Talking books at the beach

Judy Fleagle, co-founder of the Florence Festival of Books, which begins Friday, says organization is key to the event.


Editor’s note: Lori Tobias’ interview with Judy Fleagle, co-founder of the Florence Festival of Books, was originally published on Sept. 12, 2021, by  It is reprinted here with permission.


Besides co-founding the Florence Festival of Books, Judy Fleagle is known as the “bridge lady of the Oregon Coast” for a pair of books she has written on coastal spans. Photo courtesy: Florence Festival of Books
Besides co-founding the Florence Festival of Books, Judy Fleagle is known as the “bridge lady of the Oregon Coast” for a pair of books she has written on coastal spans. Photo courtesy: Florence Festival of Books

This year marks the 10th year of the Florence Festival of Books — Sept.17 and 18 — which should have been last year, but we all know the story of 2020.

Co-founder Judy Fleagle likes to say she was tricked into starting the festival after her friend and Florence First Citizen Dick Smith overheard her complaining about a similar event being held outside. The wind was a nuisance and Fleagle wondered out loud why it wasn’t held indoors. Next thing she knew, her name, along with co-founder Connie Bradley’s, was on the Florence Events Center schedule as director of the Florence Festival of Books. Eleven years later, Fleagle’s still loving it. 

I’ve been there with my novel, Wander, for three festivals and have my table reserved this year for Wander and my memoir, Storm Beat — A Journalist Reports from the Oregon Coast, released one year ago this month by Oregon State University Press. It’s a fun time. Lots of people, most eager to meet the authors and talk books. This year, there’ll be social distancing and masks, but I’m betting it’s still going to be a great weekend.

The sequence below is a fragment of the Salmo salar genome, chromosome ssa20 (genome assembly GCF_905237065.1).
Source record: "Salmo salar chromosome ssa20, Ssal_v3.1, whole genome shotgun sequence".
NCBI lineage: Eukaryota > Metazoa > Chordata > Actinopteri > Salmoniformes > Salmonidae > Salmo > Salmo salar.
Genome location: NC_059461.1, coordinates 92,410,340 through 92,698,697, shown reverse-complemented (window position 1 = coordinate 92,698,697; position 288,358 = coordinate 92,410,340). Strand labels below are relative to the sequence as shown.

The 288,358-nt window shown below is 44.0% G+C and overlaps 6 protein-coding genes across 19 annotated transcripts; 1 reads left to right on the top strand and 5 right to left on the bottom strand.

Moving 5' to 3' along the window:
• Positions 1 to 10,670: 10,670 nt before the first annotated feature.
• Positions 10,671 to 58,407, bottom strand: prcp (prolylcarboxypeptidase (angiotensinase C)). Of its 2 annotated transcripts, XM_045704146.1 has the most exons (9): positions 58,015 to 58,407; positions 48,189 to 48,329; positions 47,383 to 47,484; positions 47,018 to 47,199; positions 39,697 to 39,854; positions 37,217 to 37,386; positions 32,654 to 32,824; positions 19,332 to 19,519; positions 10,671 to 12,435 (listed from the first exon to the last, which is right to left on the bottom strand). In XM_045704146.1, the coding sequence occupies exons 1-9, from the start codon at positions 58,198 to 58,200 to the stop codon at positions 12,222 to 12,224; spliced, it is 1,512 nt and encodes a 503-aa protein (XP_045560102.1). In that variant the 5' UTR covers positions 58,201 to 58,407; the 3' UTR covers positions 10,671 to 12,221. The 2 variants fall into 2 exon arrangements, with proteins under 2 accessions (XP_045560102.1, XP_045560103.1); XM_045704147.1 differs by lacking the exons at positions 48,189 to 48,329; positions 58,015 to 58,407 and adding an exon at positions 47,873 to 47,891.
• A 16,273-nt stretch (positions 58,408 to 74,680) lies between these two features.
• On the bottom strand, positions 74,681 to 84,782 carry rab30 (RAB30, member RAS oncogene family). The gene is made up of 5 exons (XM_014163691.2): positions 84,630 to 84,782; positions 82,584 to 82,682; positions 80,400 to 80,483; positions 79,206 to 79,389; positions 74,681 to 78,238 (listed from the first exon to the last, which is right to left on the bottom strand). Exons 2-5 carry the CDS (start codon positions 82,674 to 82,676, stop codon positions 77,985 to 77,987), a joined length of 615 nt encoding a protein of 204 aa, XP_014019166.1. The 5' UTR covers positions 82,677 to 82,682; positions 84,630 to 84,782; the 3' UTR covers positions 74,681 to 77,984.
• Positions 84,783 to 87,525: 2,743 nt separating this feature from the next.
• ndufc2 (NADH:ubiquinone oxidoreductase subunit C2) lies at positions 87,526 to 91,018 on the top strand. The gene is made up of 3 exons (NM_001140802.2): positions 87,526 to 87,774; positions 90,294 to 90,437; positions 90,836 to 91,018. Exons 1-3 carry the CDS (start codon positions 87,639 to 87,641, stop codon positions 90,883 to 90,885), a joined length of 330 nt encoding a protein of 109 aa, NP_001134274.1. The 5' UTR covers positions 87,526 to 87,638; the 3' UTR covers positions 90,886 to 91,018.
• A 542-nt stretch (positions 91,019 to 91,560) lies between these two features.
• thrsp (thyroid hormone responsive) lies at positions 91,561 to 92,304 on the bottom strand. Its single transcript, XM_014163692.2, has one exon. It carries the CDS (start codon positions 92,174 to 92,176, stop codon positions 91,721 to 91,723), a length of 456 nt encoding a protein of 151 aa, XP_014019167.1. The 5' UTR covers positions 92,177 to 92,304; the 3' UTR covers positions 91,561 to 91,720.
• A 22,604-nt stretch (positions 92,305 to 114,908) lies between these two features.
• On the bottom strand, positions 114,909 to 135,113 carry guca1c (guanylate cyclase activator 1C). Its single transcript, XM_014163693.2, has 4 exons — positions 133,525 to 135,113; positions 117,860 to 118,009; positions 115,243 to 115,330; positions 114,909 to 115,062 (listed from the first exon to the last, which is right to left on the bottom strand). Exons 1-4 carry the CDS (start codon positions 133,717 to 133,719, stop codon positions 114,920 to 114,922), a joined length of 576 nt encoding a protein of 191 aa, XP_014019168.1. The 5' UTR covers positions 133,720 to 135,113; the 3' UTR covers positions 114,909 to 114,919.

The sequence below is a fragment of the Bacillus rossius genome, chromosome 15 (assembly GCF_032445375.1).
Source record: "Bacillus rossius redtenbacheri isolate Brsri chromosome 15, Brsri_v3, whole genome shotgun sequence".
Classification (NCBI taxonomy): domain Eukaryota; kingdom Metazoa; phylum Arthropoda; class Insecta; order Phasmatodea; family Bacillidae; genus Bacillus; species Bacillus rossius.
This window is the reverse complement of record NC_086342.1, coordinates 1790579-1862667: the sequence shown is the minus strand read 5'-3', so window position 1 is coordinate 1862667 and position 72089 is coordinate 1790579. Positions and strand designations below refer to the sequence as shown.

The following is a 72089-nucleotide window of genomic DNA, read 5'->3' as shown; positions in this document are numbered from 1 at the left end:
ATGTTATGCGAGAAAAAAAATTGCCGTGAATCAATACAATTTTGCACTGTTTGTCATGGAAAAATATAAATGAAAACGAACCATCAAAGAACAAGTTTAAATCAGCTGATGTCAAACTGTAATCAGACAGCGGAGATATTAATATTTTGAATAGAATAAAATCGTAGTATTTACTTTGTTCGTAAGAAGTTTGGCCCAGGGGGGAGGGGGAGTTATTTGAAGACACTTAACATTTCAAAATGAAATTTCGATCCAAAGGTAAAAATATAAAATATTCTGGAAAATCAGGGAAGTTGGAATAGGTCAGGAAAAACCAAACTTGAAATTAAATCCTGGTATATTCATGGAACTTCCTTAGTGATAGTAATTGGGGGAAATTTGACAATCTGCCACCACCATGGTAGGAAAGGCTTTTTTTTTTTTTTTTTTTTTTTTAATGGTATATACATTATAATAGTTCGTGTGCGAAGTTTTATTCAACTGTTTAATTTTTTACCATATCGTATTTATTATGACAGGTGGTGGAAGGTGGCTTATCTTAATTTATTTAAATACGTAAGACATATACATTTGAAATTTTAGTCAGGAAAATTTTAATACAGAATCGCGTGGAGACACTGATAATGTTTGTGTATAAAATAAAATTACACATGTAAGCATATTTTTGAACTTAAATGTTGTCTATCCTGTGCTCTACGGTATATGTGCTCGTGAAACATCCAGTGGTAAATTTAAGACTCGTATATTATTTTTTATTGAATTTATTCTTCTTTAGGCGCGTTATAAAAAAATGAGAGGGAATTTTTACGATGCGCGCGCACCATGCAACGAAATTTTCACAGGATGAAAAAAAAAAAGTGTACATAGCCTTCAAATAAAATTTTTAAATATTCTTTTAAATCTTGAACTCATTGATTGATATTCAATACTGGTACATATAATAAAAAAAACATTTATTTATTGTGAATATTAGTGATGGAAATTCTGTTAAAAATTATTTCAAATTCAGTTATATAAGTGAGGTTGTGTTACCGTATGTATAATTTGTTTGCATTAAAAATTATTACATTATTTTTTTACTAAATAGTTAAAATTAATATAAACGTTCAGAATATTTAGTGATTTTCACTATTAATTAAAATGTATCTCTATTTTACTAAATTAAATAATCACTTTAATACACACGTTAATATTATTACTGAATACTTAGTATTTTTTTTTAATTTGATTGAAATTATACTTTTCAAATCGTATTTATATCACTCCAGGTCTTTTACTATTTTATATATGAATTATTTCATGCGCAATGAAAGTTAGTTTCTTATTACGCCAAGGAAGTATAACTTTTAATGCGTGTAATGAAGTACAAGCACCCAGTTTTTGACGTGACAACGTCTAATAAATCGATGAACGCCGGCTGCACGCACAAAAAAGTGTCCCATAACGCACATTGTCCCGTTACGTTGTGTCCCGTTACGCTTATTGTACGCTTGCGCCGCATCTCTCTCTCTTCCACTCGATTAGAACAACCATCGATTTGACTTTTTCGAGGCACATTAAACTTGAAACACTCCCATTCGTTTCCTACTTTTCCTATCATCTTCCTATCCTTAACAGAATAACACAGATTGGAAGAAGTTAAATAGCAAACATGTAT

I caught up with Fleagle for a look behind the scenes.

How has the festival grown?


Portland Center Stage at the Armory Coriolanus Portland Oregon

Fleagle: That first year, we hoped for 20 people to sign up, and within the first week we had 20 people and the next, 40 people and the next, 60 people — authors and publishers. So, right from the start, people signed up for it. We really didn’t know what we were doing. Now, most years, it’s about 75 to 80 authors and about eight to 10 publishers. But this year, because of COVID, it is limited to 48 tables.  Some of these are shared tables with two different authors.

How many show up to buy books?

We get anywhere from 300 to 500. I think one year we had 600. The year we had the most, there was an Oktoberfest by the port. We had a big storm. It was pouring and the tents wouldn’t hold and everyone came to our event inside.  

What do you enjoy most about it?

For me, it’s seeing other authors and connecting with them. I hate to say networking, because that sounds like you are trying to get something.  Just the friendliness, the camaraderie, the feeling of, “Hi, I haven’t seen you since last year.” Authors work alone. So, it’s neat to connect with other authors who do the same thing.  

What do you think visitors like? 

Visitors usually come to see specific people. They’ll come in and check out where they are and go right there and then they’ll wander around. People like seeing people that they’ve read.  It’s a fun thing. I always tell myself I am going to buy a book or two and end up buying five or six.